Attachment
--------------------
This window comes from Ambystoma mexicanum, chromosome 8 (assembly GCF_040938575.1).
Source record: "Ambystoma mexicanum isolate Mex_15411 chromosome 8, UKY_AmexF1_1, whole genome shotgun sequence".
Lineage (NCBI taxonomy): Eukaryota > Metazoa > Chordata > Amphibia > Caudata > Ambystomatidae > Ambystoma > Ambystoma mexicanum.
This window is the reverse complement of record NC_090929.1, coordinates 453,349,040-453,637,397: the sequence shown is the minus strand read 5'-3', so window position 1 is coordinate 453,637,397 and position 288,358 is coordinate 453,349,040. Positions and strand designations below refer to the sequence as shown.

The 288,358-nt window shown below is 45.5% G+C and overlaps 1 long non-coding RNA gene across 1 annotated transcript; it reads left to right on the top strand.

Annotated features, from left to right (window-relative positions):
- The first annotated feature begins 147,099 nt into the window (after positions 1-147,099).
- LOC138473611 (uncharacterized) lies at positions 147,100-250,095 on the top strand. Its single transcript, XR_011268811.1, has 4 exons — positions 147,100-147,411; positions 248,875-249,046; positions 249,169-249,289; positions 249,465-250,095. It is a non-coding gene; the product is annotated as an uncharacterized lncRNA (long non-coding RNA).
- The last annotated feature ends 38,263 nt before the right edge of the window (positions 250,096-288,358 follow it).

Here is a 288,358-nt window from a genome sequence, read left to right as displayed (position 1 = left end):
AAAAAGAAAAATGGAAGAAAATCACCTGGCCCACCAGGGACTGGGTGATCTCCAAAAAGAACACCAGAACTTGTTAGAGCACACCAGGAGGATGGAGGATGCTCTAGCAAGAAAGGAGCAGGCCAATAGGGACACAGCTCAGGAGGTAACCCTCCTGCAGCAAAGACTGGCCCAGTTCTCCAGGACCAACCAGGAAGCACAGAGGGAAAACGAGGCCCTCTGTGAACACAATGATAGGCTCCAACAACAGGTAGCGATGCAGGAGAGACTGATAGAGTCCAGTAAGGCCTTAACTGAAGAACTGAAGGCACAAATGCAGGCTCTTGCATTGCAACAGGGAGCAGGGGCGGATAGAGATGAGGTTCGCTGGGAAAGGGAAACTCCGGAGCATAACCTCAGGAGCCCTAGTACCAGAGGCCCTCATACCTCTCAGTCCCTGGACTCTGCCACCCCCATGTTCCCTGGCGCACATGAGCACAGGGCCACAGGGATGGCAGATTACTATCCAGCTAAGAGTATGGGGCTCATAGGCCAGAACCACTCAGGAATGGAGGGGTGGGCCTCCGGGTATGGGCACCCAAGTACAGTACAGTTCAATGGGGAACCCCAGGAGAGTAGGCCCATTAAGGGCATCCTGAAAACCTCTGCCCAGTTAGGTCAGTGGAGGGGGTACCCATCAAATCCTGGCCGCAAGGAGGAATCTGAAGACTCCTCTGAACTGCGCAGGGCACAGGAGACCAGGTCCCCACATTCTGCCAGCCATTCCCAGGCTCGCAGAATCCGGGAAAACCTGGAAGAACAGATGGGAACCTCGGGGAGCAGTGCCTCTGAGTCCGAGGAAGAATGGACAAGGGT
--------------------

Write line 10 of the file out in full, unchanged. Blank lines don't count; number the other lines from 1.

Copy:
Here is a 288,358-nt window from a genome sequence, read left to right as displayed (position 1 = left end):